Retired from a career in oil, an artist and gallery director brings a revitalized perspective to city skylines. By Chris Becker
Iowa-born artist Joel Anderson moved to Houston right out of college and took a job with Shell, where he “sat behind the computer for 33 years.” But he spent his weekends making art in a variety of mediums, including stained glass and wood-working. Now retired at the tender age of 60 — with plenty of time for artistic experimentation thanks in part to a generous pension — Anderson is much happier these days following his creative muse. “It makes me spring out of bed in the morning,” he says. “To get on with things, get the day going, and get some art created.”
In his show Urban Observations, on view through Jan. 30 at Archway Gallery, Anderson hangs new Houston-centric paintings — ones of the city’s skylines, iron fences covered with snapdragons, and one especially menacing-looking gargoyle. Through his encaustic technique, his work appears simultaneously ancient and futuristic: Digital photos are pressed and fused into layers of melted beeswax and resin on large frames of solid wood. His two “H-Town Skyline” paintings are created from images captured by a drone piloted by Anderson, though not without some initial trial and error. “I crashed the damn thing on its third flight,” says Anderson, who made sure to get FAA certification to fly it. “It’s wonderful you don’t have to rent a helicopter to achieve such things.”
The photos, drained of color in Photoshop, are printed to paper and burnished with a spoon onto a base of clear hot wax. Anderson uses pigment powders to add his own colors, and a blowtorch to embed the transformed image into the encaustic. “Being able to carry over my computer background from the corporate world into the art world is what really got me interested in this medium,” says Anderson, who also credits YouTube for inspiring him to explore the technique.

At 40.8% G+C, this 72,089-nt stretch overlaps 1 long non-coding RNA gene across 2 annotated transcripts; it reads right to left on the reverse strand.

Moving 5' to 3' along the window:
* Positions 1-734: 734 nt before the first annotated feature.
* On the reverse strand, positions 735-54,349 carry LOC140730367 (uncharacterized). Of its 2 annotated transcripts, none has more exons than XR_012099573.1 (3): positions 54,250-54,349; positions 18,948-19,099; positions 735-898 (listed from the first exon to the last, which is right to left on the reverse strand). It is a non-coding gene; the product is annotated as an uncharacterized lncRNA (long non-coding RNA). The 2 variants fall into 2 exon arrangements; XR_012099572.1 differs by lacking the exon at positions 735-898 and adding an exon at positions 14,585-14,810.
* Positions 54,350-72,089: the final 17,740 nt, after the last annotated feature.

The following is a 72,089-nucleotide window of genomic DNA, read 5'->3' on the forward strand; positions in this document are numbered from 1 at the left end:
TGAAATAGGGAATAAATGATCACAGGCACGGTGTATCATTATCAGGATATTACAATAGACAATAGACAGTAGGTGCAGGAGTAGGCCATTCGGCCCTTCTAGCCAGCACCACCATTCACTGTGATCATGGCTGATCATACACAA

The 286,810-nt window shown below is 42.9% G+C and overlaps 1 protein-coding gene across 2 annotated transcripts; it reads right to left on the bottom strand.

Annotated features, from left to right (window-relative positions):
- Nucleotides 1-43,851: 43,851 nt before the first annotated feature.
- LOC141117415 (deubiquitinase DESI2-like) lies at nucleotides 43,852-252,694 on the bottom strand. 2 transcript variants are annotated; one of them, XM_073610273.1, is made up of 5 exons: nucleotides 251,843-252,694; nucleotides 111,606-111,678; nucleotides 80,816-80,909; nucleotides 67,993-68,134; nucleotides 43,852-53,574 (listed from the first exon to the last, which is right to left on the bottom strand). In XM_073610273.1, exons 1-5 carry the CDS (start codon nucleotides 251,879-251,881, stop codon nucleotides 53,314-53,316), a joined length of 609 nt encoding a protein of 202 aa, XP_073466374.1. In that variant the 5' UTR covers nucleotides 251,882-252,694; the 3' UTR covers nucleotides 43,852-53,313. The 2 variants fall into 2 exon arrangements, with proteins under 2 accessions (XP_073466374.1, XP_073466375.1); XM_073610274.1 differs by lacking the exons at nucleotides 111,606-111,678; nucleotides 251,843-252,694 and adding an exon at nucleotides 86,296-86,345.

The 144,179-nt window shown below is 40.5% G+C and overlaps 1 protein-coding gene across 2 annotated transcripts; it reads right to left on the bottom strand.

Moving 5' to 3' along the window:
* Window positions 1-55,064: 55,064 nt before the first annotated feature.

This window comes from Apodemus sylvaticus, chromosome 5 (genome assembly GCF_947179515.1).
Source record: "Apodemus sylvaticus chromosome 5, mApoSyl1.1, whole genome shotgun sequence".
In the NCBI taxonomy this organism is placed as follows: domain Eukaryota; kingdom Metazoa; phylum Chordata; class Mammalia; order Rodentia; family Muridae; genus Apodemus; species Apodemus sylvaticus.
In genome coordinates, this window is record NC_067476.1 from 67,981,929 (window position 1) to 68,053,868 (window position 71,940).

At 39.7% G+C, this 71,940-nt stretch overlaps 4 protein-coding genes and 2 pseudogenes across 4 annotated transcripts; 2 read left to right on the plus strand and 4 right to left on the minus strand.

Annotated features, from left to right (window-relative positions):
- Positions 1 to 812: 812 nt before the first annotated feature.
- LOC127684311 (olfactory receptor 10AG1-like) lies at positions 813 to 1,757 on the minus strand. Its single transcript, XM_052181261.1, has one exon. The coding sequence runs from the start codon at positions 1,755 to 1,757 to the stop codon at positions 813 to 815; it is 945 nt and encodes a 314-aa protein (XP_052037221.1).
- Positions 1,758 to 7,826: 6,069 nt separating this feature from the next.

Inspiration also comes from Archway, an artist-owned and -operated gallery that has shown Houston artists since 1976. Anderson is currently Archway’s director, though he and the gallery’s 29 other artists share duties equally, be it working the front desk, ordering supplies, or hanging a show. Meanwhile, art festivals in and outside Texas have provided Anderson with helpful feedback on his work, although he admits his haunting series of bare winter trees didn’t go down so well in sunny South Florida. “In the IT world, you do the same thing twice, you get the same results,” says Anderson. “In the art world, it’s not like that at all. It’s an ever changing, ever learning environment.”
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